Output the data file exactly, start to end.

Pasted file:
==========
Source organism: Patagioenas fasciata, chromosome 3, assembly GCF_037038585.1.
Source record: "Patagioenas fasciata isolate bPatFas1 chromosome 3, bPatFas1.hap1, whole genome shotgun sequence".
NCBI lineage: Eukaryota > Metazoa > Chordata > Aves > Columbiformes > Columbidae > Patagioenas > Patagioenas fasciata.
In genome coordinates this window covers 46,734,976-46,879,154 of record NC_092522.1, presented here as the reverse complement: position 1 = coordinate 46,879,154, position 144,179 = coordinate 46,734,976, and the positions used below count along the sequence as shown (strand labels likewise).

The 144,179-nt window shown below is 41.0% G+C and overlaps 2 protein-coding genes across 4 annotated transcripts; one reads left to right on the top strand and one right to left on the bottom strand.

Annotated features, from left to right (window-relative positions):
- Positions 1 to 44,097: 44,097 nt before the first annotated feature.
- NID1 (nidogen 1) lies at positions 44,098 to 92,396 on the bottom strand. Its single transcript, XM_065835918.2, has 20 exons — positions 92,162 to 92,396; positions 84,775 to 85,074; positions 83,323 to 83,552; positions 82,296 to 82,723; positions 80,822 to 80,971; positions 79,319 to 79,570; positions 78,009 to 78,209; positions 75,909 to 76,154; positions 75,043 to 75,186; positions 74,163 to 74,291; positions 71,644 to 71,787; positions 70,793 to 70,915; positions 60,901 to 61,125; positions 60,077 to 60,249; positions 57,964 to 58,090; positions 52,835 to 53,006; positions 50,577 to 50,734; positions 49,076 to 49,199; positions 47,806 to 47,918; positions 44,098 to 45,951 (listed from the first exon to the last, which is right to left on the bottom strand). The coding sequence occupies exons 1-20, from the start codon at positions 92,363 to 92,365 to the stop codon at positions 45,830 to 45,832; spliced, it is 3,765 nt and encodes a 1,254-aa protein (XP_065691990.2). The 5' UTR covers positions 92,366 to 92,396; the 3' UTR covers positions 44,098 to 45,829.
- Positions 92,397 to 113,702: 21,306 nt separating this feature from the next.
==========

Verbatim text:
Source organism: Patagioenas fasciata, chromosome 3, assembly GCF_037038585.1.
Source record: "Patagioenas fasciata isolate bPatFas1 chromosome 3, bPatFas1.hap1, whole genome shotgun sequence".
NCBI lineage: Eukaryota > Metazoa > Chordata > Aves > Columbiformes > Columbidae > Patagioenas > Patagioenas fasciata.
In genome coordinates this window covers 46,734,976-46,879,154 of record NC_092522.1, presented here as the reverse complement: position 1 = coordinate 46,879,154, position 144,179 = coordinate 46,734,976, and the positions used below count along the sequence as shown (strand labels likewise).

The 144,179-nt window shown below is 41.0% G+C and overlaps 2 protein-coding genes across 4 annotated transcripts; one reads left to right on the top strand and one right to left on the bottom strand.

Annotated features, from left to right (window-relative positions):
- Positions 1 to 44,097: 44,097 nt before the first annotated feature.
- NID1 (nidogen 1) lies at positions 44,098 to 92,396 on the bottom strand. Its single transcript, XM_065835918.2, has 20 exons — positions 92,162 to 92,396; positions 84,775 to 85,074; positions 83,323 to 83,552; positions 82,296 to 82,723; positions 80,822 to 80,971; positions 79,319 to 79,570; positions 78,009 to 78,209; positions 75,909 to 76,154; positions 75,043 to 75,186; positions 74,163 to 74,291; positions 71,644 to 71,787; positions 70,793 to 70,915; positions 60,901 to 61,125; positions 60,077 to 60,249; positions 57,964 to 58,090; positions 52,835 to 53,006; positions 50,577 to 50,734; positions 49,076 to 49,199; positions 47,806 to 47,918; positions 44,098 to 45,951 (listed from the first exon to the last, which is right to left on the bottom strand). The coding sequence occupies exons 1-20, from the start codon at positions 92,363 to 92,365 to the stop codon at positions 45,830 to 45,832; spliced, it is 3,765 nt and encodes a 1,254-aa protein (XP_065691990.2). The 5' UTR covers positions 92,366 to 92,396; the 3' UTR covers positions 44,098 to 45,829.
- Positions 92,397 to 113,702: 21,306 nt separating this feature from the next.